She feels more settled in her body and is able to feel good about herself and her decisions. When she makes a mistake, she sees the growth and good without shame. Though life may present her challenges, she feels more confident in herself and in life to take care of her. She is able to be with others in a way that allows her to be real and unafraid. She is able to lovingly set boundaries. Her relationship with herself and others are healthier because she is different inside. She now honors herself and is able to present with others in a way that honors them.

New ideas and desires arise in her as a result. She is more in touch with her body, needs, and emotions. She knows more of what she needs and where her limits are. She knows herself and how to take care of herself under stress. She has the resources, tools, and knowledge to handle her life. She can hear own Inner Voice and feels empowered to take risks towards what she desires.

Let’s Start With Defining Your Success

How do you define SUCCESS?  One defnition is success is achieving your financial goals through your online coachinfg or consulting business.

Not a Destination

The problem is, success isn’t a destination. Success is a journey with stops along the way.  Being successful is moving toward your goals, this the way to achieve it is to be constantly moving forward with the goals in the distance.  Your happiness isn’t dependent upon actually reaching that goal, however.  Your success is based on the sense of accomplishment you derived from having closed the distance and achieved that goal.

The bottom line is that your definition of success is on the path to get the things that you want, one at a time, and to continue to improve yourself and to inspire yourself to reach the next level.

That brings us to the framework for those goals that you want to achieve – your habits for success. The practices that you cultivate will result in the success you desire. Habits for success are clearly defined, well thought out and designed to take you to the goals that you have set for yourself. To understand what a pattern for success is, set some goals first. But for demonstration purposes, here are three different examples because it can be difficult to know how to identify the successful habit.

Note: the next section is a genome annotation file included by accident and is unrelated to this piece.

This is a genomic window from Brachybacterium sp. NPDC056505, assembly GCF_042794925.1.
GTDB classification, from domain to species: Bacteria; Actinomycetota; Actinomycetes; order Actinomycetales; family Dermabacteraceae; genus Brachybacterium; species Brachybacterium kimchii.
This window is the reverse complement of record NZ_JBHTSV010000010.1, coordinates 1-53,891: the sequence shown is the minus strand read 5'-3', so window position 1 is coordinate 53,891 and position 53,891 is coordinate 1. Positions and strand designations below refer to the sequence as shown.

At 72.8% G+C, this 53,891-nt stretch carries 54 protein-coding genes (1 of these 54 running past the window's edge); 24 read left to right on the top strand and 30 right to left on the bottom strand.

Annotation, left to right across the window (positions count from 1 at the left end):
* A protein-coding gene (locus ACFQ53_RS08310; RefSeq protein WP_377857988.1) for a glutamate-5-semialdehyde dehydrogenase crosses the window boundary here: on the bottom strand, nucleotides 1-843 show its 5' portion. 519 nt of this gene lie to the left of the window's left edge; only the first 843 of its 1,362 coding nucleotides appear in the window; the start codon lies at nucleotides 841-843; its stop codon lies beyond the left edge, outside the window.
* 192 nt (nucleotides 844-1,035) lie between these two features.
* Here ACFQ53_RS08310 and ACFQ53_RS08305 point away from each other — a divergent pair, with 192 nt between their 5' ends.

The reason that people have problems becoming successful is that they have not figured out exactly what it means to be a success!  Defining it for yourself is the first step in achieving it. AT ACPI, we have varied goals for reaching our audience as well as monthly financial goals to tell us we are on target.

Defining Success

The problem is...success isn’t really a destination. Success is a journey with stops along the way. Those stops are the destinations where you want to arrive, but there is no final destination.  Being successful and happy is moving toward your goals, and the only way to achieve it is to be constantly moving forward.

You are going to want more, and that’s okay. You set another goal – a higher purpose – of being able to attend charity dinners where the price of a plate is over $1000 for example. Your happiness isn’t dependent upon the actual goal achievement. It is based upon your hard work and your sense of accomplishment derived from having achieved that goal

The bottom line is that your definition of success is never a specific destination. Preferably, your destiny is being on the path to get the things that you want and continue to improve yourself and inspire yourself to reach more and more goals.

That brings us to the framework for those goals that you want to achieve – your habits for success. The practices that you will be teaching yourself result in the success you desire. Habits for success are clearly defined, well thought out and designed to take you to the goals that you have set for yourself. To understand what a pattern for success is complete, you set some goals first.

Five Lessons from Warren Buffet

You might be wondering what super-investor Warren Buffett can teach you about life. You might be thinking that he knows a lot about money, but that has little to do with being an expert on life. You might be surprised. Warren is famous for his simple lifestyle and love of his work. Let these lessons in life be a guide for contentment in your own life:

1. Focus on what you love. Warren has a beautiful, modest home, and drives a $40,000 car. He could own the most expensive house and vehicles in the world, but he doesn’t. He drinks Coke, buys what he likes, and enjoys a relatively simple life.

Enjoy your life and the things you have. Avoid being concerned about what everyone else has or about what you could have. It’s more satisfying to own one perfect painting than to own ten that don’t thrill you. Seek out the things you love and avoid wasting your time on the rest.

2. Quality is more important than quantity. You only need to make a few right decisions to be incredibly successful. Warren Buffett has hundreds of billions of dollars to invest for himself and others, yet he frequently only owns 20 or so stocks. Be picky. Be happy with a smaller quantity.